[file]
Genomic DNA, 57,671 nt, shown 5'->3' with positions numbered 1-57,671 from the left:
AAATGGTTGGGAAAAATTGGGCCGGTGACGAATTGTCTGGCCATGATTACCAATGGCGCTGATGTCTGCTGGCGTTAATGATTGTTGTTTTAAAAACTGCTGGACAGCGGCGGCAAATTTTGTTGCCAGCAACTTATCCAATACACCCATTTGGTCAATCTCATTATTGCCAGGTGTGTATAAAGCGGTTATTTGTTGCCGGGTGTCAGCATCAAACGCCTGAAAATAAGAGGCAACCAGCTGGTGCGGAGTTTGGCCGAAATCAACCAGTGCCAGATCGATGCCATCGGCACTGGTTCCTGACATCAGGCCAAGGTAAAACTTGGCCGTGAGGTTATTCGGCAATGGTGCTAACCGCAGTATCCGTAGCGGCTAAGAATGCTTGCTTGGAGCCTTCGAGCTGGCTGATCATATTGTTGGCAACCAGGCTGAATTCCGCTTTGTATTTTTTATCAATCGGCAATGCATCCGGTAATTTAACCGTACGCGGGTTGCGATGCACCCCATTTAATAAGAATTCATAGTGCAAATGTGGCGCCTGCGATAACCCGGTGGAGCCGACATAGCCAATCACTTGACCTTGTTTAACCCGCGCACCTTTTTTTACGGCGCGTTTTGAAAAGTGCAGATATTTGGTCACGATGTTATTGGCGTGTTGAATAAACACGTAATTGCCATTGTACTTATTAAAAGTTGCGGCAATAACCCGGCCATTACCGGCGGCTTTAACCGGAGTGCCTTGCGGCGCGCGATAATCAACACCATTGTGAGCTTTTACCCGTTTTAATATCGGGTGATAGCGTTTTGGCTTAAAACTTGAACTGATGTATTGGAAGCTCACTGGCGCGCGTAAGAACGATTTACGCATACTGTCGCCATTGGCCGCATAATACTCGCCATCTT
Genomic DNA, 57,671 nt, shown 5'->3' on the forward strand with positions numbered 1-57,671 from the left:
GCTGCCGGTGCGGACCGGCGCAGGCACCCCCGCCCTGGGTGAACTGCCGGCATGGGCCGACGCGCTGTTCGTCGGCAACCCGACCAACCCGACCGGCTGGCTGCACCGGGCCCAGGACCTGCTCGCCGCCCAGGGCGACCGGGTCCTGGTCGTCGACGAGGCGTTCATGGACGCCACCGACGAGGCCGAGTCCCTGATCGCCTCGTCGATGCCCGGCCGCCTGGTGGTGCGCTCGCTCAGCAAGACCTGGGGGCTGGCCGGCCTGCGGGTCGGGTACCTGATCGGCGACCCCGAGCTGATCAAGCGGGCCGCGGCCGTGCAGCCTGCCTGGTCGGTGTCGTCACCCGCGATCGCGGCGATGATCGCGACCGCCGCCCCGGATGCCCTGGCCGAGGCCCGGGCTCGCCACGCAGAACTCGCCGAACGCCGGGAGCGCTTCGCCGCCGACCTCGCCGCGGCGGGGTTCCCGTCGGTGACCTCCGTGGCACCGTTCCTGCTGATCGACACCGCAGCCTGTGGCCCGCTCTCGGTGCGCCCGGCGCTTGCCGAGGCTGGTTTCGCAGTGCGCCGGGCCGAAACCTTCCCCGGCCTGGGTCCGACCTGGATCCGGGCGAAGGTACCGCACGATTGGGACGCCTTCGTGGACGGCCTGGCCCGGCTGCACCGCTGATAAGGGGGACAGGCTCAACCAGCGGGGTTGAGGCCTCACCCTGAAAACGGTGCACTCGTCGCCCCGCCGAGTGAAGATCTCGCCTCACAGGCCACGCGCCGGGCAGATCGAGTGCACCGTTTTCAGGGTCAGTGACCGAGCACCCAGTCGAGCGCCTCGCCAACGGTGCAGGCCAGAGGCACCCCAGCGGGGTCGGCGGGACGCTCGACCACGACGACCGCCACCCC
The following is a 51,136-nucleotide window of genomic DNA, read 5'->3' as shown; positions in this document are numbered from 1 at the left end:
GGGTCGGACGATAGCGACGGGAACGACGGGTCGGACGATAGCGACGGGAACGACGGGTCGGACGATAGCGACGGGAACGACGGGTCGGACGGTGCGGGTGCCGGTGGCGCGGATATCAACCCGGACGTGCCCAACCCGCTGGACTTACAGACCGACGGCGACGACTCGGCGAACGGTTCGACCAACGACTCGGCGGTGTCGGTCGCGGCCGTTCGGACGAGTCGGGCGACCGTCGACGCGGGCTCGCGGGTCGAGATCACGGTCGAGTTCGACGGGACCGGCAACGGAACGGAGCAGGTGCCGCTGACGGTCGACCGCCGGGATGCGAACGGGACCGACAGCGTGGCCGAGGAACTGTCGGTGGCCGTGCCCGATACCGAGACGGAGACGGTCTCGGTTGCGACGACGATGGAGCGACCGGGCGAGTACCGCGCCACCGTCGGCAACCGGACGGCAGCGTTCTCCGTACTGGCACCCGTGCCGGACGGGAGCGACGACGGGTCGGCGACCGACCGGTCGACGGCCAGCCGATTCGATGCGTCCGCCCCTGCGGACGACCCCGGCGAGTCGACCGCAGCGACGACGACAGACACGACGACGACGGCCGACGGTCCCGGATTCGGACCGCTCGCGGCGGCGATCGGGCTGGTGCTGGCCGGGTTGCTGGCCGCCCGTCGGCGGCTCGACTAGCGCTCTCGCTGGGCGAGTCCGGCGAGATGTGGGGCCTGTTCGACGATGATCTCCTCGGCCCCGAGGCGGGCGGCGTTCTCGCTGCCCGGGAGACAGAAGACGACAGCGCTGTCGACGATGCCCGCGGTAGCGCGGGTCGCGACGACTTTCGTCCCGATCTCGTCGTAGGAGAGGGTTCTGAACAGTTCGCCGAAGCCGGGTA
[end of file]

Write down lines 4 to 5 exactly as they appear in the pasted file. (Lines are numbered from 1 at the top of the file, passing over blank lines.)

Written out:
GCTGCCGGTGCGGACCGGCGCAGGCACCCCCGCCCTGGGTGAACTGCCGGCATGGGCCGACGCGCTGTTCGTCGGCAACCCGACCAACCCGACCGGCTGGCTGCACCGGGCCCAGGACCTGCTCGCCGCCCAGGGCGACCGGGTCCTGGTCGTCGACGAGGCGTTCATGGACGCCACCGACGAGGCCGAGTCCCTGATCGCCTCGTCGATGCCCGGCCGCCTGGTGGTGCGCTCGCTCAGCAAGACCTGGGGGCTGGCCGGCCTGCGGGTCGGGTACCTGATCGGCGACCCCGAGCTGATCAAGCGGGCCGCGGCCGTGCAGCCTGCCTGGTCGGTGTCGTCACCCGCGATCGCGGCGATGATCGCGACCGCCGCCCCGGATGCCCTGGCCGAGGCCCGGGCTCGCCACGCAGAACTCGCCGAACGCCGGGAGCGCTTCGCCGCCGACCTCGCCGCGGCGGGGTTCCCGTCGGTGACCTCCGTGGCACCGTTCCTGCTGATCGACACCGCAGCCTGTGGCCCGCTCTCGGTGCGCCCGGCGCTTGCCGAGGCTGGTTTCGCAGTGCGCCGGGCCGAAACCTTCCCCGGCCTGGGTCCGACCTGGATCCGGGCGAAGGTACCGCACGATTGGGACGCCTTCGTGGACGGCCTGGCCCGGCTGCACCGCTGATAAGGGGGACAGGCTCAACCAGCGGGGTTGAGGCCTCACCCTGAAAACGGTGCACTCGTCGCCCCGCCGAGTGAAGATCTCGCCTCACAGGCCACGCGCCGGGCAGATCGAGTGCACCGTTTTCAGGGTCAGTGACCGAGCACCCAGTCGAGCGCCTCGCCAACGGTGCAGGCCAGAGGCACCCCAGCGGGGTCGGCGGGACGCTCGACCACGACGACCGCCACCCC
The following is a 51,136-nucleotide window of genomic DNA, read 5'->3' as shown; positions in this document are numbered from 1 at the left end: